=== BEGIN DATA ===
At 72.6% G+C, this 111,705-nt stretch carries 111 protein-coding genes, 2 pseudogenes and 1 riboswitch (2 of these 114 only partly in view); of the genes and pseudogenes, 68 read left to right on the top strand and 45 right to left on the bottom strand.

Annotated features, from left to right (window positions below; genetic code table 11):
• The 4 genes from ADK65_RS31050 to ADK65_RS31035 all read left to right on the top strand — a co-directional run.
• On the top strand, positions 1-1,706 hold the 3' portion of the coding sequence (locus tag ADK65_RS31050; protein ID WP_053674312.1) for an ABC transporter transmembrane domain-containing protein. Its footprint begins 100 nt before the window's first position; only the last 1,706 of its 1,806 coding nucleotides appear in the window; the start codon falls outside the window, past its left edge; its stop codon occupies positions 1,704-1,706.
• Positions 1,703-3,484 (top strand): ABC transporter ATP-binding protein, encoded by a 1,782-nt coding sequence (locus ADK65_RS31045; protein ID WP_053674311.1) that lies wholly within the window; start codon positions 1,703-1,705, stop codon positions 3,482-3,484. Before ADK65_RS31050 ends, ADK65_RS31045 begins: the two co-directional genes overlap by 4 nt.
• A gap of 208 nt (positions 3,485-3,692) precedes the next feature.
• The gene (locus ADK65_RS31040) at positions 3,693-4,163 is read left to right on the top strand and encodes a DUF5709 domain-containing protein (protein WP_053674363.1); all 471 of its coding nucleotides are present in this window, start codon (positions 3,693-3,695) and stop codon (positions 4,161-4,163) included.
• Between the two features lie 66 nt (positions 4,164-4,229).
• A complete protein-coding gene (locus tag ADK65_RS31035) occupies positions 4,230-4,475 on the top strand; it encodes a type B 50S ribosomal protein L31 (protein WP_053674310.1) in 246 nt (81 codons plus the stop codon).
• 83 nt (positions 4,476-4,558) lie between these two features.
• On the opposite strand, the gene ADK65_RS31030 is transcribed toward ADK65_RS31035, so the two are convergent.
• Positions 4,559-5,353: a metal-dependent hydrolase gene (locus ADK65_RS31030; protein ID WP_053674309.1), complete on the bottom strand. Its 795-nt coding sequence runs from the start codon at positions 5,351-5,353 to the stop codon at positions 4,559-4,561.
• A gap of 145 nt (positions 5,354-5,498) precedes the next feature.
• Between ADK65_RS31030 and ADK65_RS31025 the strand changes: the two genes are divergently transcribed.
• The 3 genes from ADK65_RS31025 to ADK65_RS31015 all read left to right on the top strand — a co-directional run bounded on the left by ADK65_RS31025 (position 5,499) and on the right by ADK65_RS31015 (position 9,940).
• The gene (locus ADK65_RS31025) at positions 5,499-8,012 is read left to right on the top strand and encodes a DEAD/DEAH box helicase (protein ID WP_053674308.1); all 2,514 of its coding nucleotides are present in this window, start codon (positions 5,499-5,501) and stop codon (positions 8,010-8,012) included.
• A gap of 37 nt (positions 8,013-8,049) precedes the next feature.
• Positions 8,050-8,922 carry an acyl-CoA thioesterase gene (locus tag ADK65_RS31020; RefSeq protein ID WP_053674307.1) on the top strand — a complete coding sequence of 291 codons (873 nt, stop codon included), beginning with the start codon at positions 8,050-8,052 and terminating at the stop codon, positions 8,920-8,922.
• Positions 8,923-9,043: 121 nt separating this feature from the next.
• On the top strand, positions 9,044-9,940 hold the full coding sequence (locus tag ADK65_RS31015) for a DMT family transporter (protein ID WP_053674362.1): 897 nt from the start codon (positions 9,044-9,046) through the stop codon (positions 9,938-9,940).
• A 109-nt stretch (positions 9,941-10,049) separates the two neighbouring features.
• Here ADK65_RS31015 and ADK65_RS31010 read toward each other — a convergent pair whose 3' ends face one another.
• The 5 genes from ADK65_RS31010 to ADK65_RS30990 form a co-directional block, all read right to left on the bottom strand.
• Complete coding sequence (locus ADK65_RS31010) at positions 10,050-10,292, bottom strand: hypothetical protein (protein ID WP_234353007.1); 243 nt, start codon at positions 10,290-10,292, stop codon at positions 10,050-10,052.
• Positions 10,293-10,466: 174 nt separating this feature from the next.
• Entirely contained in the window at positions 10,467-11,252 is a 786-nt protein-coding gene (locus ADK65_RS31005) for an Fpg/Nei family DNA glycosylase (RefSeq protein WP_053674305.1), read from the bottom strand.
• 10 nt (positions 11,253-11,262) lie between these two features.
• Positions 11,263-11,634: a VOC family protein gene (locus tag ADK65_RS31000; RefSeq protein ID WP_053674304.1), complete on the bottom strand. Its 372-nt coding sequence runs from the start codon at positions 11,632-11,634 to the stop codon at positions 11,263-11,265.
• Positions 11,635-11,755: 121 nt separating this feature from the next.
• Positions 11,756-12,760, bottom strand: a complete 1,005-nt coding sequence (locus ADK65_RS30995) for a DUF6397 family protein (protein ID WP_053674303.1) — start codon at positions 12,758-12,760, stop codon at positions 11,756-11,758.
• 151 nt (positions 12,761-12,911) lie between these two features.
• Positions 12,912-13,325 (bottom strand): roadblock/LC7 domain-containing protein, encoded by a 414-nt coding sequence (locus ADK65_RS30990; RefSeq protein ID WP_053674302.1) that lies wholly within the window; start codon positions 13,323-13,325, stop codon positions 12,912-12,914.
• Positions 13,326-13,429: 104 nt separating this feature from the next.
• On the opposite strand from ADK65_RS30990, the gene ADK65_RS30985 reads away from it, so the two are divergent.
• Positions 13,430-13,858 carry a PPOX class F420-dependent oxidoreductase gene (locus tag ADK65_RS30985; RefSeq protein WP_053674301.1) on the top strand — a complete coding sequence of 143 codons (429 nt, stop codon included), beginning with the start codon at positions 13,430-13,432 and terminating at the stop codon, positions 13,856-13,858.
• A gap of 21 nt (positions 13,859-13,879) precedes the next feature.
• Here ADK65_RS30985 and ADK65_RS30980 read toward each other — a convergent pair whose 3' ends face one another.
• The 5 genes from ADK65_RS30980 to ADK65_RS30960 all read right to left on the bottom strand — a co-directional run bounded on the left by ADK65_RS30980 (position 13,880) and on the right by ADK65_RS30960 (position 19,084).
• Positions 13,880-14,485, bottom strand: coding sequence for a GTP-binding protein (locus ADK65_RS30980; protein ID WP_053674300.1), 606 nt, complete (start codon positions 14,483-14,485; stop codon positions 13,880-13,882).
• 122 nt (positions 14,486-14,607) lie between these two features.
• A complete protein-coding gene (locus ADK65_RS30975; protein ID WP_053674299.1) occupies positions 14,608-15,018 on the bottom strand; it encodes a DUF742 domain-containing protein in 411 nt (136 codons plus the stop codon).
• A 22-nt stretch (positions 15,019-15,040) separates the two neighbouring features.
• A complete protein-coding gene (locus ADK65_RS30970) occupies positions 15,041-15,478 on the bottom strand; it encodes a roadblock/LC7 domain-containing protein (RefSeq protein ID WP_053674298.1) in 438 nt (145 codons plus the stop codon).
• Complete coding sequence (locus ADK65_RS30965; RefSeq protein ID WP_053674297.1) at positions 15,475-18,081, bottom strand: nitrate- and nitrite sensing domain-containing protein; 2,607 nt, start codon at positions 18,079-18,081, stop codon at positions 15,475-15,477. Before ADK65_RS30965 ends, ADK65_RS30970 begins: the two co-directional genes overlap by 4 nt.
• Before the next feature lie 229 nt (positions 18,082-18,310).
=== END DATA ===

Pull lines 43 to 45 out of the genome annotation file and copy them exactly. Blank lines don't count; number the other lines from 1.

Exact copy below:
• A complete protein-coding gene (locus ADK65_RS30970) occupies positions 15,041-15,478 on the bottom strand; it encodes a roadblock/LC7 domain-containing protein (RefSeq protein ID WP_053674298.1) in 438 nt (145 codons plus the stop codon).
• Complete coding sequence (locus ADK65_RS30965; RefSeq protein ID WP_053674297.1) at positions 15,475-18,081, bottom strand: nitrate- and nitrite sensing domain-containing protein; 2,607 nt, start codon at positions 18,079-18,081, stop codon at positions 15,475-15,477. Before ADK65_RS30965 ends, ADK65_RS30970 begins: the two co-directional genes overlap by 4 nt.
• Before the next feature lie 229 nt (positions 18,082-18,310).